'There's no place like home': After 670 days, Blue Jays returned to play baseball in Toronto again

·5 min read
Toronto Blue Jays fans returned to Rogers Centre on Friday for the first home game since Sept. 29, 2019. (Evan Tsuyoshi Mitsui/CBC - image credit)
Toronto Blue Jays fans returned to Rogers Centre on Friday for the first home game since Sept. 29, 2019. (Evan Tsuyoshi Mitsui/CBC - image credit)

After 22 months without playing baseball at home amid the COVID-19 pandemic, the Toronto Blue Jays finally returned to the Rogers Centre on Friday, hosting the Kansas City Royals.

"There's no place like home, this is awesome — I don't have any other words," outfielder George Springer said Friday.

The team's return to Toronto comes after the federal government granted it a national interest travel exemption, allowing Major League Baseball games to be played in downtown Toronto for the first time in 670 days.

The exemption, confirmed by the federal immigration minister's office, will allow players to cross the border without being subject to Canada's COVID-19 travel restrictions. The federal government says the plan includes pre- and post-arrival testing of everyone crossing the border, as well as additional testing four times a week for unvaccinated individuals.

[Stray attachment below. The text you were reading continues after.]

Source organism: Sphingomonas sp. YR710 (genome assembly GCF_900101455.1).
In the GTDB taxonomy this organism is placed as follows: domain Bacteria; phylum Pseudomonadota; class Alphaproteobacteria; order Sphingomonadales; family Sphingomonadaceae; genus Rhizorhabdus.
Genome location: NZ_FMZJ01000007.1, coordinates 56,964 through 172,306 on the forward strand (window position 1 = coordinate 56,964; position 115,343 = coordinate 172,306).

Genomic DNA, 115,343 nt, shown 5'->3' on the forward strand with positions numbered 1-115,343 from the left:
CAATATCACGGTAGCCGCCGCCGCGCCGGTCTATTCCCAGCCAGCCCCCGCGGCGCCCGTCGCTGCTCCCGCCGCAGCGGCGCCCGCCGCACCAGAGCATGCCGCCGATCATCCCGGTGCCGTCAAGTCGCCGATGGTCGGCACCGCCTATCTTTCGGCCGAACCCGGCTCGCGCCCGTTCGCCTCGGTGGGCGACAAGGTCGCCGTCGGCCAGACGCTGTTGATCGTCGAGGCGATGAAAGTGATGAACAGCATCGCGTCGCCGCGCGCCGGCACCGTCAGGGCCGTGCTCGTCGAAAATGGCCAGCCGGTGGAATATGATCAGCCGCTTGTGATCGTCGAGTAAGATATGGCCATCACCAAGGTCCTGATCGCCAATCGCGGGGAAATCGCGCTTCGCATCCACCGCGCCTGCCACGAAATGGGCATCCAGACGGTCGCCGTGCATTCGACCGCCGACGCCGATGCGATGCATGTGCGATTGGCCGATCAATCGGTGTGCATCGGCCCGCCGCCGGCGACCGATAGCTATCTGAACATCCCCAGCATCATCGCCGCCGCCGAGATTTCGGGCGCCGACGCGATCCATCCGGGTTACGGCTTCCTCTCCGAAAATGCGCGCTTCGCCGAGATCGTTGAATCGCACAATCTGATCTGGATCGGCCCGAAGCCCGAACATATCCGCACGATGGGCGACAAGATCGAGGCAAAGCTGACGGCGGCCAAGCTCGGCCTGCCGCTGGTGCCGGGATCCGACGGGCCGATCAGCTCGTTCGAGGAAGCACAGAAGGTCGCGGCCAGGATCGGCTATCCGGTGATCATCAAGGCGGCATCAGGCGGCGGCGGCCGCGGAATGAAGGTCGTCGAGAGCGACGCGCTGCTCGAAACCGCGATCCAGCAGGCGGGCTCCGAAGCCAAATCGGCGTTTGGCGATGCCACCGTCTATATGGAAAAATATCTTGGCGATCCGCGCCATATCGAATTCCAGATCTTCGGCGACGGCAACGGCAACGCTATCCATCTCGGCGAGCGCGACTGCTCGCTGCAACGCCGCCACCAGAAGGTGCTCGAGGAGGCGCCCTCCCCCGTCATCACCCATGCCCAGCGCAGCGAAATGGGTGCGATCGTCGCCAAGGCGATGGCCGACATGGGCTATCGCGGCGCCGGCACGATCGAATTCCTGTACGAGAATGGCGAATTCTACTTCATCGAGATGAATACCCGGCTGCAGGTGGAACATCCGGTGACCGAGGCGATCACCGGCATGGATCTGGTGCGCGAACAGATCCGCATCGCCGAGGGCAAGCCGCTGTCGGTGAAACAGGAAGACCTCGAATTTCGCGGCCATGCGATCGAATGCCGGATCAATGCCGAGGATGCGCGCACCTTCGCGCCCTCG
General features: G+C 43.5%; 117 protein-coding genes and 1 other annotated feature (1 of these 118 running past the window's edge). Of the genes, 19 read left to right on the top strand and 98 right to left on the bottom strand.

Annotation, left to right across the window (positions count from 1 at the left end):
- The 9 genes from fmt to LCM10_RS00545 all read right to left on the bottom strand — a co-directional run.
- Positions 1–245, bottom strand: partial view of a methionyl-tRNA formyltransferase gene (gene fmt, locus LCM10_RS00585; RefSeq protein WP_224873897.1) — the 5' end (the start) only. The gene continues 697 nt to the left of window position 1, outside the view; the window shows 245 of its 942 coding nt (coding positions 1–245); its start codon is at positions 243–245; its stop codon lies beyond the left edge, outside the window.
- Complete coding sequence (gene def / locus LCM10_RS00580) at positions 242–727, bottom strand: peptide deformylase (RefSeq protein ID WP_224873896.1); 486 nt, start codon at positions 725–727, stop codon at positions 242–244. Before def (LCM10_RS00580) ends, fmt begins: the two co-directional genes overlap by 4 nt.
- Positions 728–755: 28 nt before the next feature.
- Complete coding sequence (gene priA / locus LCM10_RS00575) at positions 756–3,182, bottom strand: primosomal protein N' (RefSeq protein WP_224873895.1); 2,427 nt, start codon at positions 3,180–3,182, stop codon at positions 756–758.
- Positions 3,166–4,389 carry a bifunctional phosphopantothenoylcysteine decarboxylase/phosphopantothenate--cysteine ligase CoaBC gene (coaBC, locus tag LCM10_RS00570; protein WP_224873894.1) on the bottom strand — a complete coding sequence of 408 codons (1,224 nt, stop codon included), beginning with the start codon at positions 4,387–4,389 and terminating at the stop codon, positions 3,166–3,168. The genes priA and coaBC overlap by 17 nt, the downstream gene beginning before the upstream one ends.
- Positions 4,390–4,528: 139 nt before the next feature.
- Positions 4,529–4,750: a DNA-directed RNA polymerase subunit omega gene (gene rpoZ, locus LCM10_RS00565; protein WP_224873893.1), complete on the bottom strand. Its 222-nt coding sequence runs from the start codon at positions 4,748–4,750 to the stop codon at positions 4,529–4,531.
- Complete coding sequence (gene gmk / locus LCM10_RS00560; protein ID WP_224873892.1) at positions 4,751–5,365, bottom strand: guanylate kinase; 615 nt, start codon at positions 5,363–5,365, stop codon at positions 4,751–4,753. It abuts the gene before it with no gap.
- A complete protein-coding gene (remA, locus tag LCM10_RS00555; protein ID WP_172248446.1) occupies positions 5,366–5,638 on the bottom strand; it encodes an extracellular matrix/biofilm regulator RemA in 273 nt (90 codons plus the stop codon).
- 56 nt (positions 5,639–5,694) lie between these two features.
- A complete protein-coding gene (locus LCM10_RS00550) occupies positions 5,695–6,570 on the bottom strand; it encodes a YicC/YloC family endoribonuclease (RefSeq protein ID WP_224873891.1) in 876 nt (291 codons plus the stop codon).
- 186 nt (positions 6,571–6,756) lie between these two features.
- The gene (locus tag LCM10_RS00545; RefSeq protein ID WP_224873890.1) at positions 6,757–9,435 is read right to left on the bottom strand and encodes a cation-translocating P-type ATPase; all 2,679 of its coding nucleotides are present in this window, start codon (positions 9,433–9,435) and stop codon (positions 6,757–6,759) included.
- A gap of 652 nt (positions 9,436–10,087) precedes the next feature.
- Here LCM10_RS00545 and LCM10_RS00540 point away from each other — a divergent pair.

The Jays last played at Rogers Centre on Sept. 29, 2019, when they closed out the season with an 8-3 win over the Tampa Bay Rays.

The team played last season's 60-game condensed schedule out of Buffalo, N.Y., and started this year's campaign in Dunedin, Fla., before relocating to Buffalo.